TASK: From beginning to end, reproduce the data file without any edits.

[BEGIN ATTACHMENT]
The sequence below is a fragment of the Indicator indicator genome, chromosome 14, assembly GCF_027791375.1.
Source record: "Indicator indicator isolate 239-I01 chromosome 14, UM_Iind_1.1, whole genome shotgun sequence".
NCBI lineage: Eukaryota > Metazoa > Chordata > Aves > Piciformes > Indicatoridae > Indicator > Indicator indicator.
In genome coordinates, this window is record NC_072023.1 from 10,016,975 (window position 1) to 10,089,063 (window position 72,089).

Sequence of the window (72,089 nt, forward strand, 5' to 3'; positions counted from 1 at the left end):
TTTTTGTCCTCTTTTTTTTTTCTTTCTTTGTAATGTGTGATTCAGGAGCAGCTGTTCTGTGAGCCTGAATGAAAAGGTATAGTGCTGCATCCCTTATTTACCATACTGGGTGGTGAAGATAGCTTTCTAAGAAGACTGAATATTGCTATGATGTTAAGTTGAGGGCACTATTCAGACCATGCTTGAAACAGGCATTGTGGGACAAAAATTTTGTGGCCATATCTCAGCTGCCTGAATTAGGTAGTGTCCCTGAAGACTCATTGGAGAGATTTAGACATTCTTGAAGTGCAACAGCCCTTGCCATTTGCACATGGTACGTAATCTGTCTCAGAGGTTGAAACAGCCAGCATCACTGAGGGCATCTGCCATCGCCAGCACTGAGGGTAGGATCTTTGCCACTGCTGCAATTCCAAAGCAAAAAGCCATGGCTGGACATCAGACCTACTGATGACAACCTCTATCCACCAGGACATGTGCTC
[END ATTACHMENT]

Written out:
The sequence below is a fragment of the Indicator indicator genome, chromosome 14, assembly GCF_027791375.1.
Source record: "Indicator indicator isolate 239-I01 chromosome 14, UM_Iind_1.1, whole genome shotgun sequence".
NCBI lineage: Eukaryota > Metazoa > Chordata > Aves > Piciformes > Indicatoridae > Indicator > Indicator indicator.
In genome coordinates, this window is record NC_072023.1 from 10,016,975 (window position 1) to 10,089,063 (window position 72,089).

Sequence of the window (72,089 nt, forward strand, 5' to 3'; positions counted from 1 at the left end):
TTTTTGTCCTCTTTTTTTTTTCTTTCTTTGTAATGTGTGATTCAGGAGCAGCTGTTCTGTGAGCCTGAATGAAAAGGTATAGTGCTGCATCCCTTATTTACCATACTGGGTGGTGAAGATAGCTTTCTAAGAAGACTGAATATTGCTATGATGTTAAGTTGAGGGCACTATTCAGACCATGCTTGAAACAGGCATTGTGGGACAAAAATTTTGTGGCCATATCTCAGCTGCCTGAATTAGGTAGTGTCCCTGAAGACTCATTGGAGAGATTTAGACATTCTTGAAGTGCAACAGCCCTTGCCATTTGCACATGGTACGTAATCTGTCTCAGAGGTTGAAACAGCCAGCATCACTGAGGGCATCTGCCATCGCCAGCACTGAGGGTAGGATCTTTGCCACTGCTGCAATTCCAAAGCAAAAAGCCATGGCTGGACATCAGACCTACTGATGACAACCTCTATCCACCAGGACATGTGCTC